Day Seven — Building Bridges

IMG_4088

Eric and I used to call short hikes up the small mountains around Northwood, more than a walk but less than a several thousand foot ascent, hikettes. Climbing to Neville Peak, an open knob on the ridge of Nottingham Mt. in Epsom, is one of my favorite hikettes.  On a clear day the peak of Mt. Washington, 100 miles to the north, is visible, a white cap behind the horizon of closer mountains in winter.

For the decades I’ve been hiking to Neville Peak it’s been mostly deserted.  Now, with a new trail reopened by an Eagle Scout and my friend Alison’s efforts to publicize this local treasure in the Epsom Town Forest, we often meet one or two people on the trail, and when I got to the peak a few months ago was surprised to find a collection of cairns scattered across the open ledge.

Though my friends and I have been climbing to this spot for decades, we’ve never built cairns. As much as I like piling and balancing rocks, and always add to cairns when I find them on a mountain top, it had never occurred to me to build them on Neville, even though the open ledge is scattered with all sizes of loose rock, mostly granite.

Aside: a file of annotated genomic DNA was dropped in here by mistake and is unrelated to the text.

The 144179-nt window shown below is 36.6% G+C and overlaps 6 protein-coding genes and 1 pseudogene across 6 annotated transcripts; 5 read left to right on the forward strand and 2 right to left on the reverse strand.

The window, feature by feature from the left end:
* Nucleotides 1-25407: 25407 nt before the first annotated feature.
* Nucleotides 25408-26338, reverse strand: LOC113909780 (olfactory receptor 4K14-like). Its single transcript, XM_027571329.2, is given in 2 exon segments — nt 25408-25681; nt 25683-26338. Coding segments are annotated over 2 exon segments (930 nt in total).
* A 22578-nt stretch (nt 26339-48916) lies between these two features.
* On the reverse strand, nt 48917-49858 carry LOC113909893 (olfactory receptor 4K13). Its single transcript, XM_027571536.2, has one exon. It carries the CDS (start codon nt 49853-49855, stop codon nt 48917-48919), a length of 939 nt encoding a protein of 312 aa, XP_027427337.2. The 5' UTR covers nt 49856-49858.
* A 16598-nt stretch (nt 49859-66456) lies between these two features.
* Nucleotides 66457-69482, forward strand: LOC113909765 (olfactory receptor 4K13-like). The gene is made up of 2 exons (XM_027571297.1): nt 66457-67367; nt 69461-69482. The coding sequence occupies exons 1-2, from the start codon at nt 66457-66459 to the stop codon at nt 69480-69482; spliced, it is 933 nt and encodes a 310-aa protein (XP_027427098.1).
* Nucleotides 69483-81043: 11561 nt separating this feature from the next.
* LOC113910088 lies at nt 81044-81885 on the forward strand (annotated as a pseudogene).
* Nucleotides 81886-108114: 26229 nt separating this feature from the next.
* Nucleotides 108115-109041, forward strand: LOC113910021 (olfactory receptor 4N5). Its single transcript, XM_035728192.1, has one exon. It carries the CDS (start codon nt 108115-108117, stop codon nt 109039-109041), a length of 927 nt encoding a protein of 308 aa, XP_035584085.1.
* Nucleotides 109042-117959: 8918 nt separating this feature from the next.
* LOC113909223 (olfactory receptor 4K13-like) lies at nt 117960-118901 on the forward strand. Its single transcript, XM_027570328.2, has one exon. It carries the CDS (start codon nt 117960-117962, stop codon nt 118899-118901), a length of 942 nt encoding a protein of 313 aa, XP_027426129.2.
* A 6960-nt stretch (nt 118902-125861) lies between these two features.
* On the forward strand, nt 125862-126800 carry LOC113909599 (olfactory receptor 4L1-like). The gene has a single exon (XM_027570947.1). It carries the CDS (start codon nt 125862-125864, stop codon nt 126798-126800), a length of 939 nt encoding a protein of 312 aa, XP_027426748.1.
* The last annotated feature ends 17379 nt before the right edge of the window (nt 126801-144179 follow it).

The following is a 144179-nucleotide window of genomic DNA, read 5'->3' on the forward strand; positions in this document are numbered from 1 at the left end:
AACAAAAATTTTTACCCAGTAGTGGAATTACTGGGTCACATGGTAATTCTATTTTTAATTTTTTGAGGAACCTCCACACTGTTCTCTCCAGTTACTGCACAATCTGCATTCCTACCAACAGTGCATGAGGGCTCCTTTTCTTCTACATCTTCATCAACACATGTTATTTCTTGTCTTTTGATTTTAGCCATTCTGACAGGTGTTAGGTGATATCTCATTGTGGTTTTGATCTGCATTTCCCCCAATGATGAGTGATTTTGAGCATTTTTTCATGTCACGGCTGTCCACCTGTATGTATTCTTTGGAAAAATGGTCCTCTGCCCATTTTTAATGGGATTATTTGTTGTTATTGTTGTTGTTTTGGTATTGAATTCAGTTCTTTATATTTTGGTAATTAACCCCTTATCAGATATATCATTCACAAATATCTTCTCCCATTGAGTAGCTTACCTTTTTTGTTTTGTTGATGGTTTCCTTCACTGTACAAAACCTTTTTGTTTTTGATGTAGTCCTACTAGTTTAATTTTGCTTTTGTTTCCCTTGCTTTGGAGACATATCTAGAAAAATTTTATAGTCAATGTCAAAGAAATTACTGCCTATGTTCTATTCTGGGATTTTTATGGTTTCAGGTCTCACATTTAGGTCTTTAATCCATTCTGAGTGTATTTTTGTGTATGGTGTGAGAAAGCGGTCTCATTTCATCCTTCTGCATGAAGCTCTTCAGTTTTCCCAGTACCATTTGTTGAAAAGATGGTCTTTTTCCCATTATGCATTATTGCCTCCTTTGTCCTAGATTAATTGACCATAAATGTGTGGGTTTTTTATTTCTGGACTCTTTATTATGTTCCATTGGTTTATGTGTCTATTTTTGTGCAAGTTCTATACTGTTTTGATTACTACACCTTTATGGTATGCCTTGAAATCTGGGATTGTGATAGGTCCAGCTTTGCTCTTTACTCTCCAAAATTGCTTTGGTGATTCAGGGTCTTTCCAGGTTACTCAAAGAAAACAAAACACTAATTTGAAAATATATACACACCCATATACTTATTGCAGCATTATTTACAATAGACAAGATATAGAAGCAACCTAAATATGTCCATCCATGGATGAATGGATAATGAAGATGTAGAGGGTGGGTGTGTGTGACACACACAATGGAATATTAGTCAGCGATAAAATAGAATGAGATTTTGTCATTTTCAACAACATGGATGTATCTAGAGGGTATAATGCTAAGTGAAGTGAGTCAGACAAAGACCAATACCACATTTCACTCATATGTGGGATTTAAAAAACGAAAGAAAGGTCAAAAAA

When I was on Neville a few weeks ago I used a long flat rock to make a bridge between two square rocks and then started a pile on both the bridge and each end. Yesterday when I was there a new bridge was balanced on the edge of the ridge, framing the horizon of mountains.

Mt. Washington wasn’t visible but there was a garden of communal sculptures at my feet.

 

Advertisements

About Grace Mattern

Grace Mattern is a poet, writer, mother, grandmother, partner, friend, family member, gardener, triathlete, hiker and for 30 years was the Executive Director of the NH Coalition Against Domestic and Sexual Violence. She resigned her position at the Coalition on June 15, 2011 in order to concentrate on her writing, while continuing to engage in the movement to end violence against women as a consultant and advisor. Her chapbook Fever of Unknown Origin was published in 2001 and her full-length poetry book The Truth About Death was published in 2012.
This entry was posted in Hiking, Outdoors. Bookmark the permalink.

Leave a Reply

Fill in your details below or click an icon to log in:

WordPress.com Logo

You are commenting using your WordPress.com account. Log Out / Change )

Twitter picture

You are commenting using your Twitter account. Log Out / Change )

Facebook photo

You are commenting using your Facebook account. Log Out / Change )

Google+ photo

You are commenting using your Google+ account. Log Out / Change )

Connecting to %s